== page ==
| NEW YORK
NEW YORK JPMorgan Chase & Co (JPM.N) has decided to get out of the student loan business, after the biggest U.S. bank concluded that competition from federal government programs and increased scrutiny from regulators had limited its ability to expand the business.
JPMorgan, which already restricted student loans to existing Chase bank customers, will stop accepting applications for private student loans on October 12, at the end of the peak borrowing season for this school year, according to a memo from the company to colleges that was reviewed by Reuters on Thursday. Final loan disbursements are expected before March 15, 2014.
"We just don't see this as a market that we can significantly grow," said Thasunda Duckett, chief executive for auto and student loans at Chase, in an interview.
Not making more loans "puts us in a position to redeploy those resources, as well as focus on our No. 1 priority, which is getting the regulatory control environment strengthened," Duckett said.
JPMorgan's decision comes after Congress acted in mid-2010 to bypass the banks and have the government lend directly to students. The federal government now issues 93 percent of student loans. Banks and other private lenders have also come under pressure from regulators and politicians to offer more flexible repayment terms on student loans.
JPMorgan's portfolio has been shrinking by roughly $1 billion to $2 billion a year since then, and is a small fraction of its assets. The company's student loan portfolio at the end of June held $11 billion - less than 0.5 percent - of its $2.44 trillion of assets. Last year, Chase made education loans to 12,500 people for a total of about $200 million.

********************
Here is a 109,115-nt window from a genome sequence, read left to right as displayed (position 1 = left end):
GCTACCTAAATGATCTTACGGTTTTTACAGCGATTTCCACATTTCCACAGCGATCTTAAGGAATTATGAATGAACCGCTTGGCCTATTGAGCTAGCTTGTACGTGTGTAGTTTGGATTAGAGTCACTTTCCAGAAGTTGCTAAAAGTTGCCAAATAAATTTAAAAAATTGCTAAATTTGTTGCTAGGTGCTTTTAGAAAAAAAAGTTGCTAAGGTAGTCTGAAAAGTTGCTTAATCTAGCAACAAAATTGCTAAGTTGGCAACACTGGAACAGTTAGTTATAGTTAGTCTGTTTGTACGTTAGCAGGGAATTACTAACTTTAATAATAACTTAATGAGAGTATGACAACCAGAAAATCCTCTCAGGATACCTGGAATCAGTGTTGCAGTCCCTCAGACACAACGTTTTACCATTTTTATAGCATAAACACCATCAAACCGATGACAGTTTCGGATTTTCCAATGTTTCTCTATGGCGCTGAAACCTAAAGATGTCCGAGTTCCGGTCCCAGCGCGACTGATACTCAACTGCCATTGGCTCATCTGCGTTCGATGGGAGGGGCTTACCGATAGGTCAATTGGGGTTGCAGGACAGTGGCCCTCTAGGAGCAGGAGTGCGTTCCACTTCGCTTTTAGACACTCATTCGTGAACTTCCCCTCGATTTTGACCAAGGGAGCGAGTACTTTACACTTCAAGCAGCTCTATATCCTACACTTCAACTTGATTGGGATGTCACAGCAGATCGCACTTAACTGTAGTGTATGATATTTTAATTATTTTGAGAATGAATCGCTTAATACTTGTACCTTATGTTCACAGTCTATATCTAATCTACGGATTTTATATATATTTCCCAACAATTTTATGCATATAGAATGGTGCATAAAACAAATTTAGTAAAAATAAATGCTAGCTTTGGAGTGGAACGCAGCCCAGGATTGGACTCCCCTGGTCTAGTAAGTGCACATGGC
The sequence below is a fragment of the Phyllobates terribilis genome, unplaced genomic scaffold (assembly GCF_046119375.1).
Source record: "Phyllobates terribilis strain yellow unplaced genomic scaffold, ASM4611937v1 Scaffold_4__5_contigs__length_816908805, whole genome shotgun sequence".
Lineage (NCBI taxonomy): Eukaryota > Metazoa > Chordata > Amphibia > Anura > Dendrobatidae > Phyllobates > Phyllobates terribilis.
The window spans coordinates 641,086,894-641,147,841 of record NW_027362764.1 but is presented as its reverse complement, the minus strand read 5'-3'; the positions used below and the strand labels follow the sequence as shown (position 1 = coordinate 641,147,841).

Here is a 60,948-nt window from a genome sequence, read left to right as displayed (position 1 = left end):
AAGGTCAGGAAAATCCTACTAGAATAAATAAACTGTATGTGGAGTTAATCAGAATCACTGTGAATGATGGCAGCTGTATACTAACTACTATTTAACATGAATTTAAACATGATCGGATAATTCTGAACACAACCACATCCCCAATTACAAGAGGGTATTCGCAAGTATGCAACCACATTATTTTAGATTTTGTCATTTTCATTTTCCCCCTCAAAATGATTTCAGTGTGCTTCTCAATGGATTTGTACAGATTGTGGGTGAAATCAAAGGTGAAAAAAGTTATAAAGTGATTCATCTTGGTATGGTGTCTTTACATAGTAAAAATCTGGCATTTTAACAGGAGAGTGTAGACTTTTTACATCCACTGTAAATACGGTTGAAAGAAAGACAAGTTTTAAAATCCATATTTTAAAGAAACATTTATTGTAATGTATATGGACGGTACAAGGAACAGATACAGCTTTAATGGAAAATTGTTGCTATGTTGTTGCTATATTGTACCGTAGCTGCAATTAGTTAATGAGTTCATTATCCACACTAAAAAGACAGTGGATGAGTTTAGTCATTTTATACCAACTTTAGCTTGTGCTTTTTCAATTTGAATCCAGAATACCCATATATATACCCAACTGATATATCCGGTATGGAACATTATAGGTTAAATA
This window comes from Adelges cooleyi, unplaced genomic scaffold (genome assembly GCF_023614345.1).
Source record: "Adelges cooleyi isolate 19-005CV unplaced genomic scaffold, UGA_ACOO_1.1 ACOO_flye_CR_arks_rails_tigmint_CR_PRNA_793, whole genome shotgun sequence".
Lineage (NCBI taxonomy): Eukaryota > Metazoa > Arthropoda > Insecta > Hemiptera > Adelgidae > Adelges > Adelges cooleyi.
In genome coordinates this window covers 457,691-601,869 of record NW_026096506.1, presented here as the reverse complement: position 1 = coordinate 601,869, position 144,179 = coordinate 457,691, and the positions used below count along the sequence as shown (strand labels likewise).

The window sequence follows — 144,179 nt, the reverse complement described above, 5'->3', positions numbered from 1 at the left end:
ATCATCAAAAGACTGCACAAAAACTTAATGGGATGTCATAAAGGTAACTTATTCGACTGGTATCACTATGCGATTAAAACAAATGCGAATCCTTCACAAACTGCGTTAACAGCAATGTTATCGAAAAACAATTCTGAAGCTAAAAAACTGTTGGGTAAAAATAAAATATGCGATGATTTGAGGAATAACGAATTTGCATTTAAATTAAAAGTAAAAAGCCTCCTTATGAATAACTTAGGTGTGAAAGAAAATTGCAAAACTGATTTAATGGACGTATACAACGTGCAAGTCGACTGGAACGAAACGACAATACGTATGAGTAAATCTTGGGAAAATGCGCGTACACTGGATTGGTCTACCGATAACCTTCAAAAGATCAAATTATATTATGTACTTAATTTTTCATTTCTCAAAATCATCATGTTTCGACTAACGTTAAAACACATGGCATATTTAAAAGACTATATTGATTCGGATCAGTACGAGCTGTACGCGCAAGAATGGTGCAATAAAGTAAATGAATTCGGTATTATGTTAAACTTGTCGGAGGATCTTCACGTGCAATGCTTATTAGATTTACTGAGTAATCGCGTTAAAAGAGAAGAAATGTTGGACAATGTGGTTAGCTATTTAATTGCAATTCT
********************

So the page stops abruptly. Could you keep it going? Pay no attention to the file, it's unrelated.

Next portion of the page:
Hundreds of thousands of students, however, still look to private lenders when they have exhausted their federal borrowing limit. Richard Hunt, president of the Consumer Bankers Association, said decisions like JPMorgan's show that the government's direct lending policies are leading to "less competition in the marketplace."
He said the government programs encourage students to take on more debt than they can afford because the loans, unlike those made by banks, do not require assessments of the ability to repay.
But many experts have said that the primary problem with student lending lies in how much college costs and in the sheer size of the debt taken on, not in who makes the loans and how they are structured and how much they cost in interest.
Moreover, others may fill in the gap. Other major lenders that remain in the business include SLM Corp (SLM.O), known as Sallie Mae; Wells Fargo & Co (WFC.N); and Discover Financial Services (DFS.N). Both Wells and Discover said on Thursday that they would continue to make student loans.
Danny Ray, president of Discover Student Loans, said although competition from the government has taken business from lending for graduate studies, his bank found more demand from undergraduate students who have already reached their government borrowing limits and are still short of the money they need.
Credit unions could also use exits by banks such as JPMorgan as an opportunity to do more business. Many entered the market in 2010 and have made about $2 billion of student loans since then, according to Paul Gentile, executive vice president of the Credit Union National Association.
JPMorgan's decision follows a broader, ongoing review of businesses amid new regulations, heightened scrutiny and capital requirements.
In July, the bank said it would exit physical commodities trading, as Wall Street's role in the trading of raw materials comes under political and regulatory pressure.
In June, the bank said its private equity unit, One Equity Partners, would become independent, as it increased its focus on client businesses. At the time, a source said the move was also driven by the bank's decision to simplify its operating structure.
(Reporting by David Henry in New York. Additional reporting by Elvina Nawaguna in Washington.; Editing by Gerald E. McCormick, Gunna Dickson, Douglas Royalty, Andrew Hay)